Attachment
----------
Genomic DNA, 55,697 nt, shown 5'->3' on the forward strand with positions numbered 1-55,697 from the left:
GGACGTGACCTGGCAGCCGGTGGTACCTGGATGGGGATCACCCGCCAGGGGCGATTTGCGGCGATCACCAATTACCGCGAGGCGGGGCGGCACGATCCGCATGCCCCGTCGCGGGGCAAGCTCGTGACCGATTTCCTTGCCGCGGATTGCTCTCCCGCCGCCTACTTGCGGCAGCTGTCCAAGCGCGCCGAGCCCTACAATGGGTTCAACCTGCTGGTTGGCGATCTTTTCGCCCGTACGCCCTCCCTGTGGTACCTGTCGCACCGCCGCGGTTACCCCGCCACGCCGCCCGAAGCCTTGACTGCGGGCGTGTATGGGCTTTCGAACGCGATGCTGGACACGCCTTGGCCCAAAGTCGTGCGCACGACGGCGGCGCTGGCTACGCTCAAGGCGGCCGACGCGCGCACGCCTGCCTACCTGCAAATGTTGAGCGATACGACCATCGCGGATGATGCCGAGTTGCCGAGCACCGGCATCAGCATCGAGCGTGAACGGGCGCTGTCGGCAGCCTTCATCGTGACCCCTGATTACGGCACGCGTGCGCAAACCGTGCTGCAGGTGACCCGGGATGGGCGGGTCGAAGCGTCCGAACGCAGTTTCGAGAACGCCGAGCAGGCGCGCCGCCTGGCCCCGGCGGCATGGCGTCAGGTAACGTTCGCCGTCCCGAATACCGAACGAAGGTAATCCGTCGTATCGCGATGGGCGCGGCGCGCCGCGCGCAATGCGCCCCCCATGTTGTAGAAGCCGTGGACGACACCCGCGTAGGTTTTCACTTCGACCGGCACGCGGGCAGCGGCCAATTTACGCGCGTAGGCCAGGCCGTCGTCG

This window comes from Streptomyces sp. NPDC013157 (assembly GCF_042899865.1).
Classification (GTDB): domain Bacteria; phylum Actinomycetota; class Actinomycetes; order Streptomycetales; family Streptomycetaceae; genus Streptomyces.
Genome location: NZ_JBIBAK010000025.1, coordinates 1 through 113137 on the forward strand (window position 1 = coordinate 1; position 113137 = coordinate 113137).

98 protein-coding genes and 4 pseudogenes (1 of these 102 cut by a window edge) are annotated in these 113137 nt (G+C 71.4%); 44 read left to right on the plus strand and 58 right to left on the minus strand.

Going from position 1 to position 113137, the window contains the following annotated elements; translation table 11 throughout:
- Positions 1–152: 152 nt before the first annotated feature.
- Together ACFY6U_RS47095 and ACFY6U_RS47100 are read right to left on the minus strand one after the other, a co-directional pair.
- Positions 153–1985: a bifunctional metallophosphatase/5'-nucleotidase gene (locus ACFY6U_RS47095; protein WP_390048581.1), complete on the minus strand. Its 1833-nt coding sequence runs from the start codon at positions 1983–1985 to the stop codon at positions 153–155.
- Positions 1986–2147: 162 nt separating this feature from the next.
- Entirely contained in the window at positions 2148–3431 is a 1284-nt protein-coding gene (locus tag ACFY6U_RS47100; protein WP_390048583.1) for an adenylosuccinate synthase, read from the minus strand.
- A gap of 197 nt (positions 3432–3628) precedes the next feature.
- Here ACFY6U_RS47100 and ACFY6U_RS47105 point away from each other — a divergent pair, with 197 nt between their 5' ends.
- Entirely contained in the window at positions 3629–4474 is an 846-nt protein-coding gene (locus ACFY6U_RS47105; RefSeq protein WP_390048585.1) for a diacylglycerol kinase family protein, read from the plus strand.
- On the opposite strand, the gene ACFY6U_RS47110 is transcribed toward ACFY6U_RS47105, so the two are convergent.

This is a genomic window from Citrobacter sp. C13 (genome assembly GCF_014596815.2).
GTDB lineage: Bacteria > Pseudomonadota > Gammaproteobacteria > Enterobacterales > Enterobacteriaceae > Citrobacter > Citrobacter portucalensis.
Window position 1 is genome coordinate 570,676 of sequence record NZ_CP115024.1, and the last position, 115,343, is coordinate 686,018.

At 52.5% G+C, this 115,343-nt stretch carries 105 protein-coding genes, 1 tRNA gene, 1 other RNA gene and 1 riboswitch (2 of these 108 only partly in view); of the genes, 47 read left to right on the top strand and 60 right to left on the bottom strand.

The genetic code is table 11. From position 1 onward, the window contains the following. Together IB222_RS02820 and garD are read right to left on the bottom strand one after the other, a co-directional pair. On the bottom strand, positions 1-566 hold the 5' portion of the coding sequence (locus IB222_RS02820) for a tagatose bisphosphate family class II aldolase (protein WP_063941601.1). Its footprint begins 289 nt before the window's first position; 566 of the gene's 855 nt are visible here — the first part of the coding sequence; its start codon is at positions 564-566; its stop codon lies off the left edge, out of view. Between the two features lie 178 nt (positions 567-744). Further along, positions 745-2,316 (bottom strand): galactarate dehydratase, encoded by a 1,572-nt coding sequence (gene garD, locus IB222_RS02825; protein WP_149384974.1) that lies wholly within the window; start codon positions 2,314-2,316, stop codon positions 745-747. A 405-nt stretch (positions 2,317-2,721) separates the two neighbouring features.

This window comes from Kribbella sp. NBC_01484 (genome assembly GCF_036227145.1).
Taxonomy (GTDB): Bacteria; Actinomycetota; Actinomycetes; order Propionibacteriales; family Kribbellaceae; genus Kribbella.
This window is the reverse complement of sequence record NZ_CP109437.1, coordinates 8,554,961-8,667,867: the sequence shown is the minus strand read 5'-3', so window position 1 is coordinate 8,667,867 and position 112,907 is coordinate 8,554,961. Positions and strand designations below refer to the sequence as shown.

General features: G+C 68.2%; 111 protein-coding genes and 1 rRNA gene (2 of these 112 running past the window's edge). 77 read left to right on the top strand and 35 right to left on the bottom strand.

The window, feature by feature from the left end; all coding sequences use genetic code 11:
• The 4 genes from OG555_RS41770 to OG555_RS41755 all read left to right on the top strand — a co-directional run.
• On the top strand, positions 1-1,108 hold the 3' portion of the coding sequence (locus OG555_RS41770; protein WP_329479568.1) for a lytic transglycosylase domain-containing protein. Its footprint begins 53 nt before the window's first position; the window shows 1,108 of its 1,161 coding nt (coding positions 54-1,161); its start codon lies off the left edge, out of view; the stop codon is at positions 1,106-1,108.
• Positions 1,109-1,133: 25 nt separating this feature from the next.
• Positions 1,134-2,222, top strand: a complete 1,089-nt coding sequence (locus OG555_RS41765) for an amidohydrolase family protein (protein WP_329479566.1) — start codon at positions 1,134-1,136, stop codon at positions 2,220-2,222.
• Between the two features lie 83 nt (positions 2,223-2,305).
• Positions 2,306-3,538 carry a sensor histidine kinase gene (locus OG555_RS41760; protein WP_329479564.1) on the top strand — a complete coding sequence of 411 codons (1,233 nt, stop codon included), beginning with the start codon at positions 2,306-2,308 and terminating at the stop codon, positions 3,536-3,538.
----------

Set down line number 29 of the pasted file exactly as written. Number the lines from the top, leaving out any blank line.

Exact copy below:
• Positions 1,109-1,133: 25 nt separating this feature from the next.